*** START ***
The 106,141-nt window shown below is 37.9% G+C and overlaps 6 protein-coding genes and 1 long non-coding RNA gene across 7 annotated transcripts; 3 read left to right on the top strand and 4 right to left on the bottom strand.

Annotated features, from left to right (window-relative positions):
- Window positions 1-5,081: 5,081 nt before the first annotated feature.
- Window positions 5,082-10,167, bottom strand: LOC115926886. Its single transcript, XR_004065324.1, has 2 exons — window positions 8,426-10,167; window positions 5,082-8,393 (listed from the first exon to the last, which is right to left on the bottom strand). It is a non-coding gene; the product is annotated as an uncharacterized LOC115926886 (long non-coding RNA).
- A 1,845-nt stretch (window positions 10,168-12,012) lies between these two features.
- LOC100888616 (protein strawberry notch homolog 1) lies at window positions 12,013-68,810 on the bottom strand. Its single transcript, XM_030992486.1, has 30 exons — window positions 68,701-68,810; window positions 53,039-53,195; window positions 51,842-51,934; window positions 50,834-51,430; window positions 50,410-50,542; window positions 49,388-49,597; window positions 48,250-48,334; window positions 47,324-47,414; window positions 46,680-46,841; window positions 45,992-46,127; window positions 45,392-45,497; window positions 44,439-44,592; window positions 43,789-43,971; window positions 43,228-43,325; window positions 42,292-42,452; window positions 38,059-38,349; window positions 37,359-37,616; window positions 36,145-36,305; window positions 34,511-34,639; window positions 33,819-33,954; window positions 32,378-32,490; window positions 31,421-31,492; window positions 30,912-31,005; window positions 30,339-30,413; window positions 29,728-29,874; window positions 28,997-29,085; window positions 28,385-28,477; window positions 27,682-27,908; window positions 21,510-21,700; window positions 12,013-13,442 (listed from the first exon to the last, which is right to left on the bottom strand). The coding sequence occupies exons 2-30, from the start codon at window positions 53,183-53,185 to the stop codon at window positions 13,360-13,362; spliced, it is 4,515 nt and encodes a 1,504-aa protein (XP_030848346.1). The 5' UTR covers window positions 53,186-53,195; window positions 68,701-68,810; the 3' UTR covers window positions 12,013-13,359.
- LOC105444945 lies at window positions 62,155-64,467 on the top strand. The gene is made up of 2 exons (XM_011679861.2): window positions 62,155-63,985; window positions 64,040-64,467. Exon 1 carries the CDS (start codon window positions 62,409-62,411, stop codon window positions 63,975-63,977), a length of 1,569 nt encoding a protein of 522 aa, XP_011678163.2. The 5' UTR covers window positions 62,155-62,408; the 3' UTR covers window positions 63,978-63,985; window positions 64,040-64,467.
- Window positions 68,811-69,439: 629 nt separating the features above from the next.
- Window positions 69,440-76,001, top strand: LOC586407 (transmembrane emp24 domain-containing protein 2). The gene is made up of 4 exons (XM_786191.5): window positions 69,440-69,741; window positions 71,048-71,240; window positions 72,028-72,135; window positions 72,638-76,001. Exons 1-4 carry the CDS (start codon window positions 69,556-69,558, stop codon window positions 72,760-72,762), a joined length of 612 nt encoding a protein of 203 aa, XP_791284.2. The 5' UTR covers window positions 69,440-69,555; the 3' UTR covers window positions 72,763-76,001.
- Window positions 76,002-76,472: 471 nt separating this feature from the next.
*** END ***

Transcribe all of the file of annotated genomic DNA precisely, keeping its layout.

The 106,141-nt window shown below is 37.9% G+C and overlaps 6 protein-coding genes and 1 long non-coding RNA gene across 7 annotated transcripts; 3 read left to right on the top strand and 4 right to left on the bottom strand.

Annotated features, from left to right (window-relative positions):
- Window positions 1-5,081: 5,081 nt before the first annotated feature.
- Window positions 5,082-10,167, bottom strand: LOC115926886. Its single transcript, XR_004065324.1, has 2 exons — window positions 8,426-10,167; window positions 5,082-8,393 (listed from the first exon to the last, which is right to left on the bottom strand). It is a non-coding gene; the product is annotated as an uncharacterized LOC115926886 (long non-coding RNA).
- A 1,845-nt stretch (window positions 10,168-12,012) lies between these two features.
- LOC100888616 (protein strawberry notch homolog 1) lies at window positions 12,013-68,810 on the bottom strand. Its single transcript, XM_030992486.1, has 30 exons — window positions 68,701-68,810; window positions 53,039-53,195; window positions 51,842-51,934; window positions 50,834-51,430; window positions 50,410-50,542; window positions 49,388-49,597; window positions 48,250-48,334; window positions 47,324-47,414; window positions 46,680-46,841; window positions 45,992-46,127; window positions 45,392-45,497; window positions 44,439-44,592; window positions 43,789-43,971; window positions 43,228-43,325; window positions 42,292-42,452; window positions 38,059-38,349; window positions 37,359-37,616; window positions 36,145-36,305; window positions 34,511-34,639; window positions 33,819-33,954; window positions 32,378-32,490; window positions 31,421-31,492; window positions 30,912-31,005; window positions 30,339-30,413; window positions 29,728-29,874; window positions 28,997-29,085; window positions 28,385-28,477; window positions 27,682-27,908; window positions 21,510-21,700; window positions 12,013-13,442 (listed from the first exon to the last, which is right to left on the bottom strand). The coding sequence occupies exons 2-30, from the start codon at window positions 53,183-53,185 to the stop codon at window positions 13,360-13,362; spliced, it is 4,515 nt and encodes a 1,504-aa protein (XP_030848346.1). The 5' UTR covers window positions 53,186-53,195; window positions 68,701-68,810; the 3' UTR covers window positions 12,013-13,359.
- LOC105444945 lies at window positions 62,155-64,467 on the top strand. The gene is made up of 2 exons (XM_011679861.2): window positions 62,155-63,985; window positions 64,040-64,467. Exon 1 carries the CDS (start codon window positions 62,409-62,411, stop codon window positions 63,975-63,977), a length of 1,569 nt encoding a protein of 522 aa, XP_011678163.2. The 5' UTR covers window positions 62,155-62,408; the 3' UTR covers window positions 63,978-63,985; window positions 64,040-64,467.
- Window positions 68,811-69,439: 629 nt separating the features above from the next.
- Window positions 69,440-76,001, top strand: LOC586407 (transmembrane emp24 domain-containing protein 2). The gene is made up of 4 exons (XM_786191.5): window positions 69,440-69,741; window positions 71,048-71,240; window positions 72,028-72,135; window positions 72,638-76,001. Exons 1-4 carry the CDS (start codon window positions 69,556-69,558, stop codon window positions 72,760-72,762), a joined length of 612 nt encoding a protein of 203 aa, XP_791284.2. The 5' UTR covers window positions 69,440-69,555; the 3' UTR covers window positions 72,763-76,001.
- Window positions 76,002-76,472: 471 nt separating this feature from the next.